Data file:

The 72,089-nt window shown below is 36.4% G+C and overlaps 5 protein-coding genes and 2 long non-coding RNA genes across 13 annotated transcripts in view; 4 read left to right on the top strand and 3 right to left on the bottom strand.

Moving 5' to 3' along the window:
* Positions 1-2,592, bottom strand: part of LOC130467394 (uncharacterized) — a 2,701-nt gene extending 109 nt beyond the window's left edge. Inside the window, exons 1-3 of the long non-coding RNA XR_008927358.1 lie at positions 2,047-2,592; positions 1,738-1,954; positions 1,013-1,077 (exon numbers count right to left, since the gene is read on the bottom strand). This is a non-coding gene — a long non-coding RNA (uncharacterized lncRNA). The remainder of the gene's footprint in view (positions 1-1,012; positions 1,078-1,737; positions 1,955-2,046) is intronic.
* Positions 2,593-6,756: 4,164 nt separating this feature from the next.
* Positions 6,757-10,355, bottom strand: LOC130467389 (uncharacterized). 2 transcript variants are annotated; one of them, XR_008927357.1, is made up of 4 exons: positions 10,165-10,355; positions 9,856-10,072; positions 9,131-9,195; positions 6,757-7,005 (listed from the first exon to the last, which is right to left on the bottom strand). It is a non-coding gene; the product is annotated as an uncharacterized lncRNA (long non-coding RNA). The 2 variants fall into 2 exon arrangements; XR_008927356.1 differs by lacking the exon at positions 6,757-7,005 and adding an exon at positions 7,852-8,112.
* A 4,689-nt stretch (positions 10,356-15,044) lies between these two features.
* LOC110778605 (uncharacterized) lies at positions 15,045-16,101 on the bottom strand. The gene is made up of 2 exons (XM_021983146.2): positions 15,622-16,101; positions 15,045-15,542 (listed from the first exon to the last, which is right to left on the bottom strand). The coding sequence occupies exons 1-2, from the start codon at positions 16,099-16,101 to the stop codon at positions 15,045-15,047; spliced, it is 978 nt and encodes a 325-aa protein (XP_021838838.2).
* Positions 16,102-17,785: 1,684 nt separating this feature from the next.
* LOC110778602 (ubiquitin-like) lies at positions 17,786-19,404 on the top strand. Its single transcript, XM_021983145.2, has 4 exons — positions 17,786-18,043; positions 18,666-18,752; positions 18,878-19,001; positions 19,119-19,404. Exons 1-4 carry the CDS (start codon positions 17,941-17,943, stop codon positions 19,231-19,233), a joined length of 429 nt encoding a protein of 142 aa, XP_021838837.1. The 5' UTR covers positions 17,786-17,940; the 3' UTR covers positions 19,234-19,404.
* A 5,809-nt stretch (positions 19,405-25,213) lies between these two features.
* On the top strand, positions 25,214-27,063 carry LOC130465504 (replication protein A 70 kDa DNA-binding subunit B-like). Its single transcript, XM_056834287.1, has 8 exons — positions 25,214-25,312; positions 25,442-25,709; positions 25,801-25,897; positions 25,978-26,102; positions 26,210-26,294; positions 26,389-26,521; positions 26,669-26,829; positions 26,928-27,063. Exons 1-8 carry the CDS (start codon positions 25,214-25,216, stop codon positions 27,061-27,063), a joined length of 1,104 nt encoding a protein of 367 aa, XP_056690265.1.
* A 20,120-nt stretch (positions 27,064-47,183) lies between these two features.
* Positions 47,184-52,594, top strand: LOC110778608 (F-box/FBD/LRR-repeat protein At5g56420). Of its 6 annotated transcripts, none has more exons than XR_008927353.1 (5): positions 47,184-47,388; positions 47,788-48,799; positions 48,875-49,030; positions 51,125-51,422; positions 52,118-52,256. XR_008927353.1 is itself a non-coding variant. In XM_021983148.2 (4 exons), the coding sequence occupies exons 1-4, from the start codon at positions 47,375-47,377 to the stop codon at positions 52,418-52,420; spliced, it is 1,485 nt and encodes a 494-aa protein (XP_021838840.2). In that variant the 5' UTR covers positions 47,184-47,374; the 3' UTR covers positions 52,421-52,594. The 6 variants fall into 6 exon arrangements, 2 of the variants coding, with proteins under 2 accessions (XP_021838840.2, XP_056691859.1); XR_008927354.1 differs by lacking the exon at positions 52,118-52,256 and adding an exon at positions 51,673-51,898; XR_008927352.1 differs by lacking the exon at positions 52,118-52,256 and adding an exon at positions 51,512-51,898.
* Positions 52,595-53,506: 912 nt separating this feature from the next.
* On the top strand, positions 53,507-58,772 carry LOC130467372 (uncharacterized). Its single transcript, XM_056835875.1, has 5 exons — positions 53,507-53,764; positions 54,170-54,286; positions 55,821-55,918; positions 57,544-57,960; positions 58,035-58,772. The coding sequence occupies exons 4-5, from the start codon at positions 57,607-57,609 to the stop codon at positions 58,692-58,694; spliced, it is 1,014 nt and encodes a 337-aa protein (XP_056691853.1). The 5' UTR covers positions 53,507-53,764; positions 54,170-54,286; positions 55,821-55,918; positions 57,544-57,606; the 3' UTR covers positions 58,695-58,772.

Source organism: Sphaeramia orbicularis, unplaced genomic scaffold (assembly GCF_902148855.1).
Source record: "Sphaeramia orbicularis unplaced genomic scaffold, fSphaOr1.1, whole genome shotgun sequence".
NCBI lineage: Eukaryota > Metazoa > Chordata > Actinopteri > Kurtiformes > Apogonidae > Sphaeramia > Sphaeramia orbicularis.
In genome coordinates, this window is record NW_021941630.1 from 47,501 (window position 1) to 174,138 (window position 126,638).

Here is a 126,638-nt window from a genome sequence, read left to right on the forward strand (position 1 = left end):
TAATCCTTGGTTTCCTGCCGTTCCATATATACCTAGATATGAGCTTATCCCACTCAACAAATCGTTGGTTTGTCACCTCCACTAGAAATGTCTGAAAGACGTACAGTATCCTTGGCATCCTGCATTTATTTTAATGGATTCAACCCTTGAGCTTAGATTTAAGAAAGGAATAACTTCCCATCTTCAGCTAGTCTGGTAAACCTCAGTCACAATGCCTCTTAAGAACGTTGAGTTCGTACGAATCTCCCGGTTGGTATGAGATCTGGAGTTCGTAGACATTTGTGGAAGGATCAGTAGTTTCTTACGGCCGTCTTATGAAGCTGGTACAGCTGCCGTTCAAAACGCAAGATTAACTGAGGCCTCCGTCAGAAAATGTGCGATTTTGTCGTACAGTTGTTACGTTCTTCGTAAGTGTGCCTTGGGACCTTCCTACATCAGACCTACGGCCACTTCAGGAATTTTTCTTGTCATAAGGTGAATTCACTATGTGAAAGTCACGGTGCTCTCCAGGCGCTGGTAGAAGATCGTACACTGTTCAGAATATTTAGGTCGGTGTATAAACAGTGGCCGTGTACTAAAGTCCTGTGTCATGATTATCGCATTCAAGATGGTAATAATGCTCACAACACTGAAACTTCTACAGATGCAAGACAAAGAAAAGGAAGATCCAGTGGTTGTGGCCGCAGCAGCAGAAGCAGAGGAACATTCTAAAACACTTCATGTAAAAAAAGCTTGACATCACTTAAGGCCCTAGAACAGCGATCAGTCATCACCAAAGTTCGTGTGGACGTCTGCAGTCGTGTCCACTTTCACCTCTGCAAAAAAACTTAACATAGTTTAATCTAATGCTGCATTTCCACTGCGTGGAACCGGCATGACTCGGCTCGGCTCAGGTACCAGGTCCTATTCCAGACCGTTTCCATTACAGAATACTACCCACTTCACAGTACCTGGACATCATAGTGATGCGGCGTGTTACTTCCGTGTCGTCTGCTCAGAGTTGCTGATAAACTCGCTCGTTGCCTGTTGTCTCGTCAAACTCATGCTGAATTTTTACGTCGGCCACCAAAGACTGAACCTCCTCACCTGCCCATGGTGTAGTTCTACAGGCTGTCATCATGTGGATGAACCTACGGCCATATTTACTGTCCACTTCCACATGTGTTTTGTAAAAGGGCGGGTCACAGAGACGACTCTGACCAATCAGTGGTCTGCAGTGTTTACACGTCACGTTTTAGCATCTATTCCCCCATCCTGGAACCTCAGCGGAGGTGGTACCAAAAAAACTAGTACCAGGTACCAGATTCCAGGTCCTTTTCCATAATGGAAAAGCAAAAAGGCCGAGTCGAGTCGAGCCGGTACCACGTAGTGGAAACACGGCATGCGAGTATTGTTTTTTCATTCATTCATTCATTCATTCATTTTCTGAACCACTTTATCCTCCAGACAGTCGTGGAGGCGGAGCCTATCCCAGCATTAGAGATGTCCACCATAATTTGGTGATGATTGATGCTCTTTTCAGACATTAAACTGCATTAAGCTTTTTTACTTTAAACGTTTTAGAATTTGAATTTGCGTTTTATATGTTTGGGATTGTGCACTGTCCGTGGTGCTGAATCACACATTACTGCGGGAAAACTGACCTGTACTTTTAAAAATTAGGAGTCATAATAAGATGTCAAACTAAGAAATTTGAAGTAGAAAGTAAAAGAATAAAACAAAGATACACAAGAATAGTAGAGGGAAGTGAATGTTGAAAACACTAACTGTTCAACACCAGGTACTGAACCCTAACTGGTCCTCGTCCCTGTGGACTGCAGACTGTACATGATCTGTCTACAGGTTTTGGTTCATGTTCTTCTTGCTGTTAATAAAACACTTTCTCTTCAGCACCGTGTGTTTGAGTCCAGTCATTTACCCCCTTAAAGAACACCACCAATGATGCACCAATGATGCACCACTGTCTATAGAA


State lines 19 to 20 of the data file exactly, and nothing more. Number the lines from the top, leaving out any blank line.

In genome coordinates, this window is record NW_021941630.1 from 47,501 (window position 1) to 174,138 (window position 126,638).

Here is a 126,638-nt window from a genome sequence, read left to right on the forward strand (position 1 = left end):